What is a mashup?

The use of the term mashup to describe a ‘fusion of disparate elements’ dates back to at least the 19th century, but it was not until the late 20th century that it became common, initially with specific reference to music1.

In music at least, the reuse of others' material in new contexts or new ways has a long history. Some works such as Rachmaninov's Rhapsody on a theme of Paganini (1934) explicitly took an existing theme and set it into a new context, using different instrumentation and playing with the basic structure of the piece to present something new.

However, it is with the advent of recording technology, and perhaps particularly the recording and publication of music in digital formats, that sampling particular recordings and reusing in new compositions became both easier and common-place. Of particular note is the Grey Album by DJ Dangermouse, which is made up entirely of samples from the Beatles' White Album and JayZ's Black Album. The Grey Album attracted controversy and publicity as it sampled the source material without permission, and EMI subsequently requested those hosting the album to remove it due to the inclusion of material by the Beatles2.

As tools and content in appropriate formats became more common, the number of mashups being produced increased substantially, both in their musical form and also across other media. Video mashups particularly became popular and easy to distribute or access via YouTube3.

In my view, the factors that have encouraged mashups of cultural material are the availability of appropriate tools and source material in easy-to-manipulate formats. These factors apply equally to other forms of information and, in recent years, ‘data mashups’ combining data from online resources to produce a new view of existing information have become increasingly common. In particular, mashups that combined data with some geographic aspect with online maps started to expand rapidly from 2005 when Google Maps was first made available4. An early example of this is http://www.housingmaps.com/ which combined information from Craig's List (a classified advertising site) with Google Maps to offer a map-based interface to find properties to buy or rent.

While many mashups take advantage of a lightweight approach to deliver useful services quickly and easily, there are more substantial examples which use the same techniques to deliver high-profile services. Perhaps most notable are the BBC Music5 and Wildlife Finder6 web pages, which bring together content from the BBC, such as video clips or radio and television schedules, with data from a wide variety of data sources on the web, including Wikipedia, MusicBrainz (an online, crowd-sourced, ‘music encyclopedia’7), WWF's Wildfinder8, the IUCN's Red List of Threatened Species9, the Zoological Society of London's EDGE of Existence programme10, and the Animal Diversity Web11. One of the advantages the BBC team see in using sources such as Wikipedia and MusicBrainz is that BBC staff can contribute directly to them, updating and correcting information, treating the web as their content management system12.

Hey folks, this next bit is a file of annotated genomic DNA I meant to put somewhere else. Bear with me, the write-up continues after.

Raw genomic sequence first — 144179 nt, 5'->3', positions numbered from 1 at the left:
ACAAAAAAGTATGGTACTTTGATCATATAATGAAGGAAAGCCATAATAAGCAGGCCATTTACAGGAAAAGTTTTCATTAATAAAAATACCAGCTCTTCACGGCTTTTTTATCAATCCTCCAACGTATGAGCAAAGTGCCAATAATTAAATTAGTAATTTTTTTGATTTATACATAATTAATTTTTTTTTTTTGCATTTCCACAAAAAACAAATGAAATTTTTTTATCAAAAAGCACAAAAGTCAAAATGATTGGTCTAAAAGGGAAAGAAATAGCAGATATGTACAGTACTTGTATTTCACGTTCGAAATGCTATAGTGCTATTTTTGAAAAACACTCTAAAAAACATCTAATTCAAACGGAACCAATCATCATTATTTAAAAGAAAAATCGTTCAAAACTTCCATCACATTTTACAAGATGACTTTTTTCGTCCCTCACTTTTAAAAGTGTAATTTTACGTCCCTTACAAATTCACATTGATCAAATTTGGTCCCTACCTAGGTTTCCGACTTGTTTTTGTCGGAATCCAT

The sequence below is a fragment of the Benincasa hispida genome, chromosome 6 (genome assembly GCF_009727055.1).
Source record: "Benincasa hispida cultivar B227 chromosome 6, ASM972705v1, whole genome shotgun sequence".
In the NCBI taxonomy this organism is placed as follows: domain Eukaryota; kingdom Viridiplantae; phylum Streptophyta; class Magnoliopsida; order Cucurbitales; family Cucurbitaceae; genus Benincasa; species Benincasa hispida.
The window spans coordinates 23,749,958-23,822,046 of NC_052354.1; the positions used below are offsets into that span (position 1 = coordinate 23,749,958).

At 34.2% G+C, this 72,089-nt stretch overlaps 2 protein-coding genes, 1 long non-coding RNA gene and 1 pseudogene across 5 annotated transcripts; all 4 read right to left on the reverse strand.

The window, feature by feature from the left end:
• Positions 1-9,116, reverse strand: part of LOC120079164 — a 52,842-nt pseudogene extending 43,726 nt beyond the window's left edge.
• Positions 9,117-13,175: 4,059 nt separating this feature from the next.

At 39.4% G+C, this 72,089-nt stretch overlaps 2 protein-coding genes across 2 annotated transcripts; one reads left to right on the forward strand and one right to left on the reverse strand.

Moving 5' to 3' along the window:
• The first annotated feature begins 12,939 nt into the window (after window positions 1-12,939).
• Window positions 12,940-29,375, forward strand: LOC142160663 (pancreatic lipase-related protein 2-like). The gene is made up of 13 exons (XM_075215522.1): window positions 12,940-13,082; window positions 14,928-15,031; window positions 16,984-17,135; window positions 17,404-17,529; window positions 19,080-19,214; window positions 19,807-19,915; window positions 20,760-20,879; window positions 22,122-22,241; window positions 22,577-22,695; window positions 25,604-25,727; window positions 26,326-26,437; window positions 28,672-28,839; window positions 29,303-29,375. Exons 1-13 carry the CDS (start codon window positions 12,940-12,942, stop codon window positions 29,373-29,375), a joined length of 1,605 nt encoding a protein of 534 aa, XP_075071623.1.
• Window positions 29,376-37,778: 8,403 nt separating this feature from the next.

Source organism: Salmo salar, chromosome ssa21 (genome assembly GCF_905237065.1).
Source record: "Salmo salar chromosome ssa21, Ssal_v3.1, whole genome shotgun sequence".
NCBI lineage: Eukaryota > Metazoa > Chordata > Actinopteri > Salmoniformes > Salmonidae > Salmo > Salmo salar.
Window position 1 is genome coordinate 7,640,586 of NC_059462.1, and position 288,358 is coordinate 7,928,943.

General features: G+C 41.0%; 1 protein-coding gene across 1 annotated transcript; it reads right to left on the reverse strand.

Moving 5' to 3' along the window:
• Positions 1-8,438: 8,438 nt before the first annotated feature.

Open and usable data

As noted above, the availability of data in an appropriate format is key to building mashups and other forms of reuse.

The term ‘open data’ is often used to mean specifically data licensed in such a way that can be reused by all, ‘subject to at most the requirement to attribute and share-alike’13. However, some argue that we need a ‘richer understanding of openness’ which encompasses not just permissive licensing but, more broadly, the ease with which data can be used, taking into consideration aspects such as format and access mechanisms14.

In this article ‘open’ will be used in the licensing sense above, but this should be seen as only one of three key factors that influence the ability to reuse data:

  • the mechanisms supported for retrieving the data
  • the format of the data
  • the licensing of the data for reuse.


Typically, data used in mashups is accessed via an application programming interface (API). An API is essentially an interface to the data that can be used by a computer programme to retrieve or interact with the available data. Many popular online services offer such interfaces, for example Twitter, Flickr and many Google services, such as Google Maps and Google Book Search, offer APIs which are used by a wide range of services.

APIs often offer an easy way to interact with data from other sources in real time, and may include ways of not just retrieving data but also updating information. However, for data that does not change much, or at all, over time, and where it is appropriate to provide read-only data, a service may instead offer the ability to download data in a standard form, such as a spreadsheet or text file.


There is a huge variety of types of data available on the web, and so there are large numbers of formats. I XML and JSON are two formats widely adopted. A key benefit of using these formats is the large number of programming tools available that can read data from them. While not as popular, a third format worth mentioning is RDF15, which is widely used by the Linked Data and Semantic Web communities and has been used for an increasing variety of library data over the last few years16.